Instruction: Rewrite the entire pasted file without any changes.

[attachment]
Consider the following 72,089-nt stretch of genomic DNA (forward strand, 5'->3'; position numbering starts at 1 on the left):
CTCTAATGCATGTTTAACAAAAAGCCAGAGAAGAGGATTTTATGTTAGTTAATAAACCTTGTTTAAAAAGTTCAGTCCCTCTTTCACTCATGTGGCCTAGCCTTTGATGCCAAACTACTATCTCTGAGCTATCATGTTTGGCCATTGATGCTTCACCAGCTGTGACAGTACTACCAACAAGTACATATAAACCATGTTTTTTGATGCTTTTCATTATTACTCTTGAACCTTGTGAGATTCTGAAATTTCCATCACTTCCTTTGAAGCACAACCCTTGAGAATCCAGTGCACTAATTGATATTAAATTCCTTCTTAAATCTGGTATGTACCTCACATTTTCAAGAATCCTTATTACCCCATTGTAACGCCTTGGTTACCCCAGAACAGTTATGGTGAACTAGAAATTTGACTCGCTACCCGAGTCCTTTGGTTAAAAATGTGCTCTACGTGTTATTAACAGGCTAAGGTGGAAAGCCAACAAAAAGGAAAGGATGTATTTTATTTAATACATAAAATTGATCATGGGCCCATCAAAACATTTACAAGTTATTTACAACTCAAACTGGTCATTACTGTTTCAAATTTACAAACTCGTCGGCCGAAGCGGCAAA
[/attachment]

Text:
Consider the following 72,089-nt stretch of genomic DNA (forward strand, 5'->3'; position numbering starts at 1 on the left):
CTCTAATGCATGTTTAACAAAAAGCCAGAGAAGAGGATTTTATGTTAGTTAATAAACCTTGTTTAAAAAGTTCAGTCCCTCTTTCACTCATGTGGCCTAGCCTTTGATGCCAAACTACTATCTCTGAGCTATCATGTTTGGCCATTGATGCTTCACCAGCTGTGACAGTACTACCAACAAGTACATATAAACCATGTTTTTTGATGCTTTTCATTATTACTCTTGAACCTTGTGAGATTCTGAAATTTCCATCACTTCCTTTGAAGCACAACCCTTGAGAATCCAGTGCACTAATTGATATTAAATTCCTTCTTAAATCTGGTATGTACCTCACATTTTCAAGAATCCTTATTACCCCATTGTAACGCCTTGGTTACCCCAGAACAGTTATGGTGAACTAGAAATTTGACTCGCTACCCGAGTCCTTTGGTTAAAAATGTGCTCTACGTGTTATTAACAGGCTAAGGTGGAAAGCCAACAAAAAGGAAAGGATGTATTTTATTTAATACATAAAATTGATCATGGGCCCATCAAAACATTTACAAGTTATTTACAACTCAAACTGGTCATTACTGTTTCAAATTTACAAACTCGTCGGCCGAAGCGGCAAA